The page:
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Location: Clearwater, South Carolina, United States

Wednesday, April 26, 2006

faute de mieux

For lack of something better I have substituted many things, and most were ersatz indeed. The earliest of these makeshift actions usually pertained to something in the food family. Along about my early teens, when my normal appetite quickly evolved into something akin to that of a wild beast, anything edible was fair game.

There were six of us kids, but even with my two older siblings married and gone, that still left several young critters vying for the same available sustenance. The odd thing is that I don’t remember that we had any, or at least not much, junk food – maybe potato chips. There usually was some peanut butter and bread available, and if nothing else, pb&j was acceptable. On several of these forages for food, the absence of jelly was noted with horror, but being the resourceful person I was, my sandwich was studded with many raisons on those occasions – the peanut butter held them in place nicely. Even though, it was still a substitute.

The light inside the frig seemed to be of great fascination to us kids, for by it’s glow we would search the cool containers of leftover items to find something suitable to devour. This in spite of the fact that we had just performed a thorough investigation moments before – it’s a wonder we didn’t all have frostbitten faces. Finally we would eat the least obnoxious item just to sustain us until Mom got home. We seldom had leftovers stay long enough to grow fuzzy stuff on them. I don’t think I ever remember any leftover banana pudding back then. (Oops, I think I just flung a craving on myself.)

Now I’m not saying that I actually tried this, but somewhere in the recesses of my mind it seems there is something about making a sandwich with day-old butterbeans (limas) – the really large ones. In fact, that does not sound that bad to me right now – with the proper condiments. How vegetarian of me to even think of that.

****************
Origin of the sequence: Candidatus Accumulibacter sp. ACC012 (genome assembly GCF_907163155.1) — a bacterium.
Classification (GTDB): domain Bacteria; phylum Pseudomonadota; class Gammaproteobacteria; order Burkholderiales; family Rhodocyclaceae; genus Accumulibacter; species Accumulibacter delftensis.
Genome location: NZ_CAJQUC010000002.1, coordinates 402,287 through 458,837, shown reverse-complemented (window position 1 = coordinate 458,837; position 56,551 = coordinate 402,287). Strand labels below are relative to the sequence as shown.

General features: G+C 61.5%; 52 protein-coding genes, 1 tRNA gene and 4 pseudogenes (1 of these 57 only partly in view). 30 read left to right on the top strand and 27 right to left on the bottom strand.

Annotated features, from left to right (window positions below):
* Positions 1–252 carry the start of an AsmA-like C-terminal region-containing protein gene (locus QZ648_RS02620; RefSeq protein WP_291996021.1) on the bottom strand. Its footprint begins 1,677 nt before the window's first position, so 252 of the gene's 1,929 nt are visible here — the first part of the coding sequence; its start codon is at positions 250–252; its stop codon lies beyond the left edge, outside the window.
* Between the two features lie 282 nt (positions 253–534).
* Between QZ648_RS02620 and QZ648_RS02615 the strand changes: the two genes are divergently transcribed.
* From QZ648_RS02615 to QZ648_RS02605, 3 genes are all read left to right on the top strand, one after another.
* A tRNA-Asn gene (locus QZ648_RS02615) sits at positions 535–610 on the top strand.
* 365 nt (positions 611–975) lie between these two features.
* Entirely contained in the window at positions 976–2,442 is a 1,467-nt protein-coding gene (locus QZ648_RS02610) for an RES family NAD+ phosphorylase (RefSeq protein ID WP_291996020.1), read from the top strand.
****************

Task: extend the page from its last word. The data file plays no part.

It seems that I’ve always liked foods that others might consider somewhat odd. The foods in themselves were not that odd, but the combinations thereof. It used to really gross out both of my daughters when I would have a large dollop of peanut butter as well as cheese mixed and melted in with my chicken noodle soup. I guess the advantage of liking odd stuff is that nobody else eats it all up – maybe that was a defense mechanism from my youth.

I guess if I were living in Southern England, my delight in hot tea would not seem unusual at all. But here I am in the sweet iced tea drinking center of the whole world and I don’t even like sugar mixed in with mine – or ice – and I drink it all seasons, any time of the day. I wonder when the proper English tea times are anyway? And what are scones – really?

Substitute foods were sometimes bad enough, but I remember many years ago when I substituted doing wrong things for doing the right ones. It seemed that I had to find out for myself why these things were called wrong and why had I been taught not to do them. These “whys” are the reasons I carry some scars today, even though the wrongs have been forgiven. The scars are reminders not to go those ways again. This forgiveness is still available today - for anyone - my Friend says so, and He doesn’t lie. ec


Blogger Bonita said...

My kids loved 'bugs on a log' - celery with peanutbutter and raisens. And left-overs sustained all of us for years. Main thing, is good nutrition for the money, otherwise you are paying for poor health down the road.

4/27/2006 12:00:00 PM  
Blogger Granny said...

peanut butter with sweet pickle. Peanut butter with potato chips - shame on us.

I think i've outgrown both (well maybe not the pickle).

My girls are at an age where they are beginning to suffer from regrigerator blindness, running up the utility bill in the process. I think it's universal.

4/27/2006 07:39:00 PM  
Blogger mreddie said...

bonita - Mom always saw to it that we got our veggies and decent food - but when she was at work, we foraged for whatever we could find.

granny - That refrigerator light was always a cheery sight but just a little cold. There was always the thought that maybe you missed some succulent morsel the last time you looked. :) ec

4/27/2006 11:30:00 PM  

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